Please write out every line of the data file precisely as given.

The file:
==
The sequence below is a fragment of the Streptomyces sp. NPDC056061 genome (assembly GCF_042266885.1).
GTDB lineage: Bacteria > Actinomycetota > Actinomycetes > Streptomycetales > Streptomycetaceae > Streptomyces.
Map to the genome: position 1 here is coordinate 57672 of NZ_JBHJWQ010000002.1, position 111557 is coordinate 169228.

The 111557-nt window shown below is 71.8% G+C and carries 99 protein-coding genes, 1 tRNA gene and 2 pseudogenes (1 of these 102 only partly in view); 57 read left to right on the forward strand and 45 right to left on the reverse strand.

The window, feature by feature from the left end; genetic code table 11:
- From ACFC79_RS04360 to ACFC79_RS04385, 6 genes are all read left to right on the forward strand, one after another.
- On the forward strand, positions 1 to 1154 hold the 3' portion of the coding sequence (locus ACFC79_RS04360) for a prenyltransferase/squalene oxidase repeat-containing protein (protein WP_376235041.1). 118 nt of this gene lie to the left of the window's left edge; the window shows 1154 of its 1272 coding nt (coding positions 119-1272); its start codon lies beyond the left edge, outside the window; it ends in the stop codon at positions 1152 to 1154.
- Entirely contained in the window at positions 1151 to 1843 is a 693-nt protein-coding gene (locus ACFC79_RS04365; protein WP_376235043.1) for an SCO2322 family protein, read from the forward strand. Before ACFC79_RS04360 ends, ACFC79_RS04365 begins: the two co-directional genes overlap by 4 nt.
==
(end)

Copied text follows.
The sequence below is a fragment of the Streptomyces sp. NPDC056061 genome (assembly GCF_042266885.1).
GTDB lineage: Bacteria > Actinomycetota > Actinomycetes > Streptomycetales > Streptomycetaceae > Streptomyces.
Map to the genome: position 1 here is coordinate 57672 of NZ_JBHJWQ010000002.1, position 111557 is coordinate 169228.

The 111557-nt window shown below is 71.8% G+C and carries 99 protein-coding genes, 1 tRNA gene and 2 pseudogenes (1 of these 102 only partly in view); 57 read left to right on the forward strand and 45 right to left on the reverse strand.

The window, feature by feature from the left end; genetic code table 11:
- From ACFC79_RS04360 to ACFC79_RS04385, 6 genes are all read left to right on the forward strand, one after another.
- On the forward strand, positions 1 to 1154 hold the 3' portion of the coding sequence (locus ACFC79_RS04360) for a prenyltransferase/squalene oxidase repeat-containing protein (protein WP_376235041.1). 118 nt of this gene lie to the left of the window's left edge; the window shows 1154 of its 1272 coding nt (coding positions 119-1272); its start codon lies beyond the left edge, outside the window; it ends in the stop codon at positions 1152 to 1154.
- Entirely contained in the window at positions 1151 to 1843 is a 693-nt protein-coding gene (locus ACFC79_RS04365; protein WP_376235043.1) for an SCO2322 family protein, read from the forward strand. Before ACFC79_RS04360 ends, ACFC79_RS04365 begins: the two co-directional genes overlap by 4 nt.